With visions of celestial beings, flashes of nature, and everyday scenes both dreamlike and real, Sheryl Massaro connects the cosmic with the commonplace in “Of the Angels,” a new Riverworks exhibition that sees hard questions about life as new inspiration for reflection and hope.
Featuring 17 oil paintings paired with excerpts from Massaro’s translations of the poetry of Rainer Maria Rilke, “Of the Angels” explores vivid imagery and subtle emotions that help us recognize and affirm our universal experience. “I’m fascinated by life’s undertow,” Massaro says, “the unspoken, unseen energy that bonds artists and poets with their viewers and readers.”
“Of the Angels” will be on display from Wednesday, November 15, 2023, through Sunday, December 31, 2023, at Locals Farm Market, 19929 Fisher Avenue, Poolesville, Md. This show is the ninth Riverworks “Artist in the House” exhibition to be featured on the second floor of the historic house at Locals.
An opening reception will be held at Locals on Sunday, November 19, 2023, from 4 p.m. to 6 p.m. The reception is free and the public is invited to attend.
The reception will also mark the first book signing of Massaro’s translation of the Duino Elegies, a series of ten mystical poems by Austrian poet Rainer Maria Rilke (1875–1926). Often cited in popular culture for their references to angels, the Duino Elegies are long, challenging monologues in which Rilke yearns to make sense of love, suffering, beauty, the fragmentation of the modern world, and the humility of all humanity before the vastness of creation.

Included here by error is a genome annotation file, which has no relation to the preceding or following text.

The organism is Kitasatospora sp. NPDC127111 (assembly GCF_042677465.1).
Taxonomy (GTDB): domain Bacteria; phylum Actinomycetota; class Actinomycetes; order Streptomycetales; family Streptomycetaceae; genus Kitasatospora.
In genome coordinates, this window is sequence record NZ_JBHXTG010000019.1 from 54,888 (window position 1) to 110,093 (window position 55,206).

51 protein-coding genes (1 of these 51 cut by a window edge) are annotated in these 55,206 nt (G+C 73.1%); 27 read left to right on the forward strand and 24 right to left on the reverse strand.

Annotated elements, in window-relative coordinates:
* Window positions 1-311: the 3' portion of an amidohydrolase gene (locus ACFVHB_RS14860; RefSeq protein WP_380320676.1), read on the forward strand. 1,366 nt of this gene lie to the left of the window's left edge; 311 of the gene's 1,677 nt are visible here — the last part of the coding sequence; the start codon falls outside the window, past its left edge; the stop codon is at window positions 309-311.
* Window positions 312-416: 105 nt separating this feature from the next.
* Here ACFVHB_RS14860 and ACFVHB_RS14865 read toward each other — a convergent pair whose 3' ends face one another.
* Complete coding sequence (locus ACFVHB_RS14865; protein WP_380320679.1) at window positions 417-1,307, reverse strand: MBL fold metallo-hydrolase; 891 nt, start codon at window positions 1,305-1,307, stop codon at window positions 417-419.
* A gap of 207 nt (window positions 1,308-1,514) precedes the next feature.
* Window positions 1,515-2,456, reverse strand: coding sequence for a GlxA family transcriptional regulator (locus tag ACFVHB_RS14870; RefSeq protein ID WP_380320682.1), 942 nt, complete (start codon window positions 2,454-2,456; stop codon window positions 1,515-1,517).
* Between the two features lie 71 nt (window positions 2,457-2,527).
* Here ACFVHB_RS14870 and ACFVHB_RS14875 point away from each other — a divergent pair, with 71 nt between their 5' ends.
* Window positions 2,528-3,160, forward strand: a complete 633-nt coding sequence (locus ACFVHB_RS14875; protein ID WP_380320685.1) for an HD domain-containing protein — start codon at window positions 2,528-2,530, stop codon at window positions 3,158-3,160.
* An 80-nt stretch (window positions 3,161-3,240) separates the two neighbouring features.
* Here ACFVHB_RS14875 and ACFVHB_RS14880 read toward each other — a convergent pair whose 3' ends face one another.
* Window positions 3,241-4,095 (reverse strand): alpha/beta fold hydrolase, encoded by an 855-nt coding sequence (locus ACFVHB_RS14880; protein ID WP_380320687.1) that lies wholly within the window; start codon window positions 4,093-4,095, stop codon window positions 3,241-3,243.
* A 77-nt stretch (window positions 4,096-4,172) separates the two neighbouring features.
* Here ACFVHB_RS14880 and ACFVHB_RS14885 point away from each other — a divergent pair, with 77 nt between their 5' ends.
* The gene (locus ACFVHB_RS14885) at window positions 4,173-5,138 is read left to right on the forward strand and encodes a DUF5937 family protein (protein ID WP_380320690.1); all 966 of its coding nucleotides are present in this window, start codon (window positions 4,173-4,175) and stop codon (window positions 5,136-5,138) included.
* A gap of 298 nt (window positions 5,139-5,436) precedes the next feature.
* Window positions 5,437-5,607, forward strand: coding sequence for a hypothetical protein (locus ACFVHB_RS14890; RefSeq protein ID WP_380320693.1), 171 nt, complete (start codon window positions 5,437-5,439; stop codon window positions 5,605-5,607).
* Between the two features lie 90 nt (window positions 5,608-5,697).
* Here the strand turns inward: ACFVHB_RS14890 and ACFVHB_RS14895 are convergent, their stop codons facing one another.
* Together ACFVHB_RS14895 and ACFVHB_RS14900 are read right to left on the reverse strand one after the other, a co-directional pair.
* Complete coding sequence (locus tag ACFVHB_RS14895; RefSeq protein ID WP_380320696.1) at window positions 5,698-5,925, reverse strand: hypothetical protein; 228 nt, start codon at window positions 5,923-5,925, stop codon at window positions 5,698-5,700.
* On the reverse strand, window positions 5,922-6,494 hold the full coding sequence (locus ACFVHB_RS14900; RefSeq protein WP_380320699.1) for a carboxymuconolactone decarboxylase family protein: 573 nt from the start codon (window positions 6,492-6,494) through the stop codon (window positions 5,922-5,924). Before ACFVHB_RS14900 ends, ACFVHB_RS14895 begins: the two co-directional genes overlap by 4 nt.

Each painting in “Of the Angels” is paired with an evocative excerpt from the translation, which Massaro hopes will give modern readers, especially young people, an entry point into these eloquent but daunting poems.
“When I first read the Duino Elegies, I was a depressed 18-year-old,” Massaro recalls. “I didn’t understand what the heck Rilke was saying, but suddenly I was aware that another human had grappled with big life questions and, in that, I was not alone after all. That was a relief.” For Massaro, oil painting is a way to ponder those questions from uncommon perspectives, with what she calls “a deeper, ‘off-to-the-side’ look at life.” Viewers of her work will immediately note a richness of color with a hazy, dreamlike quality that evokes poignant emotion, an effect she achieves by painting not only with brushes and palette knives but also with flexible pottery ribs, spatulas, sea sponges, rags, brush handles, and even her own fingers—whatever it takes to connect with the viewer.
“Sheryl’s desire to make art that reaches out to others is why her show is such a great fit for us,” explains Riverworks co-founder David Therriault. “As a painter, a photographer, and a poet, she’s living proof that art doesn’t need to set boundaries. Viewers who take the time to absorb her words and visions will come away moved.”